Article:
Just got off of the Obama campaign conference call with David Plouffe that I mentioned earlier.
The overriding theme was that the campaign will keep its focus on how they can reach 270 electoral votes. The first objective will be to hold John Kerry's 252 votes. Plouffe said the campaign was well on its way to doing that because it enjoys "unusually large leads" even in states such as Oregon, Minnesota and Maine, which were among the closer Kerry states in 2004. "There's not that many Kerry states where McCain can make a credible claim," a confident Plouffe said.
Once they hold on to the Kerry states, he said the campaign has a good opportunity to go "on offense" in Bush states. They hope to compete aggressively in enough of them to give Obama as many chances as possible to reach the 270 threshold. "We see a pathway to get to a winning number," he said.
For instance, if they maintain the Kerry states and win Iowa, where Obama spent a lot of time in the build up to the caucuses, they'd be at 259 electoral votes — just 11 shy of the target number. In this case, a win in Missouri would get Obama to 270.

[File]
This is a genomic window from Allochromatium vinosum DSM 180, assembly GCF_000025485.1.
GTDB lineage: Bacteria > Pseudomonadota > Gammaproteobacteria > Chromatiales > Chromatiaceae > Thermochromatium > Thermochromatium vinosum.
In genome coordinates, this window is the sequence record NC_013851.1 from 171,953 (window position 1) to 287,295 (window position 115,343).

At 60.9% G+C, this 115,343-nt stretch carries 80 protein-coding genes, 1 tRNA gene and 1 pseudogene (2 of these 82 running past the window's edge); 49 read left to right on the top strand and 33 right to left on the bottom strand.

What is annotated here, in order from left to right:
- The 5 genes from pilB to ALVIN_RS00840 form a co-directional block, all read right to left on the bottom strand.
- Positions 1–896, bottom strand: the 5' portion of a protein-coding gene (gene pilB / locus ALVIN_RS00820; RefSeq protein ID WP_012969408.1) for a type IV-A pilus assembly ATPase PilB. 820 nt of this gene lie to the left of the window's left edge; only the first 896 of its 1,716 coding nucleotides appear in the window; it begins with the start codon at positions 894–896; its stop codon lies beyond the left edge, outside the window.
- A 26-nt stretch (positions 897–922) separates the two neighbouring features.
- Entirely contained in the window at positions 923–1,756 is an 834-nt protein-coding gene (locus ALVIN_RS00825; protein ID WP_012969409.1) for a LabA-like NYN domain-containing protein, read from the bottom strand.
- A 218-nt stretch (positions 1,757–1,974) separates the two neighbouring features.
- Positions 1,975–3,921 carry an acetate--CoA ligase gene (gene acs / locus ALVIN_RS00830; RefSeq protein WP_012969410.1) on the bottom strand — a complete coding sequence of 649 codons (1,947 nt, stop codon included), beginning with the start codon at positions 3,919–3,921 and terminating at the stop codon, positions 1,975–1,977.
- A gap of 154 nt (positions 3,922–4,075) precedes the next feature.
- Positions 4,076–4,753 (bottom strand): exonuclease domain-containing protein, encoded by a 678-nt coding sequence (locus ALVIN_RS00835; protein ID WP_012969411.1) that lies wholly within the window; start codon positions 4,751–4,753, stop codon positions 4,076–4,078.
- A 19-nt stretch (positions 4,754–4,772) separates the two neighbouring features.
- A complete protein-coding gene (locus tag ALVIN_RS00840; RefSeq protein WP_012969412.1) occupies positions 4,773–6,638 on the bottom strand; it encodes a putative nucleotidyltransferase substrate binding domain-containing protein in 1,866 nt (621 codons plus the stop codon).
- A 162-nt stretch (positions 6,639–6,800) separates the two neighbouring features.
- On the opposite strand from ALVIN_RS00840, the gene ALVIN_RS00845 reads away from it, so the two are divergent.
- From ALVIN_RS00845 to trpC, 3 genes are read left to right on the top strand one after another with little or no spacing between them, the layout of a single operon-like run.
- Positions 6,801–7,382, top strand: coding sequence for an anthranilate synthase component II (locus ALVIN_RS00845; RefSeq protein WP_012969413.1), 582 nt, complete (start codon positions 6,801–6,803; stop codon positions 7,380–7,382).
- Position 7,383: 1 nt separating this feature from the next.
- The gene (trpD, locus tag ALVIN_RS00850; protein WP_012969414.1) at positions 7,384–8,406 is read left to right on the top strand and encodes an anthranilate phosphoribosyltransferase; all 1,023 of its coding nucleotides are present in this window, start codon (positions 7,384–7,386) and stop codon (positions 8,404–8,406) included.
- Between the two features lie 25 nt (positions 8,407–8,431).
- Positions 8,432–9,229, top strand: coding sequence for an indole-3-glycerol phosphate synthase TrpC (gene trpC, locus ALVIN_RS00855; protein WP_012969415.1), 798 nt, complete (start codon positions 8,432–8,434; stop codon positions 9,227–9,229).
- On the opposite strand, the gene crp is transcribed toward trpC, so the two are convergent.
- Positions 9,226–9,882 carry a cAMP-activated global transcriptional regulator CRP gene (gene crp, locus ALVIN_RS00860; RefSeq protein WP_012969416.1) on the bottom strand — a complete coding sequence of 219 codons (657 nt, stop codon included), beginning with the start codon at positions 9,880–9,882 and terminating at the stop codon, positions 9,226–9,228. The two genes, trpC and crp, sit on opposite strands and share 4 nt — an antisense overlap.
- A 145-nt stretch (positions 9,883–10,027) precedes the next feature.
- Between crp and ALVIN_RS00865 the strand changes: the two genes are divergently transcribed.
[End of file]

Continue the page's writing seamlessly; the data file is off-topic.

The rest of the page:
Plouffe also mentioned New Hampshire, Colorado, Alaska, New Mexico, and Nevada. He said they consider Indiana "highly competitive" and also sees an opportunity in Virginia, North Carolina, and Georgia. In the southern states, the hope is that higher turnout among blacks and young voters, along with an appeal to independents, could lead to Obama victories. They will work hard to register more black voters. Plouffe insisted that the ads that they're running in 18 states aren't head fakes designed to drain McCain's resources.
He said that in Florida, Obama and McCain are tied, but that is a good place to be in since Obama didn't campaign there during the primary.
He also noted that Nebraska is allocating electors by Congressional district, and so there may be an opportunity for Obama to pick off a vote in the Omaha district.
All in all, he sees "lots of opportunities to get 270."
Plouffe also emphasized the "enthusiasm gap" Republicans are facing, and the organizational advantage the Obama campaign has over the McCain campaign.
One thing that particularly struck me was that as far as I could recall, there wasn't any mention of Iraq or the War on Terror (though there's a chance I may have been distracted by my writing at the moment it was mentioned). Either way, it was pretty clear from this call that the Obama campaign won't be placing its focus on removing troops from Iraq, but rather on the economy and vague promises to "change the way Washington works." Plouffe kept coming back to the economy, no matter what the subject. Even when asked to explain Obama's flip flop on guns and the salience of the gun issue, he eventually circled back to explaining that the economy was of most concern to voters. It's 1992 all over again.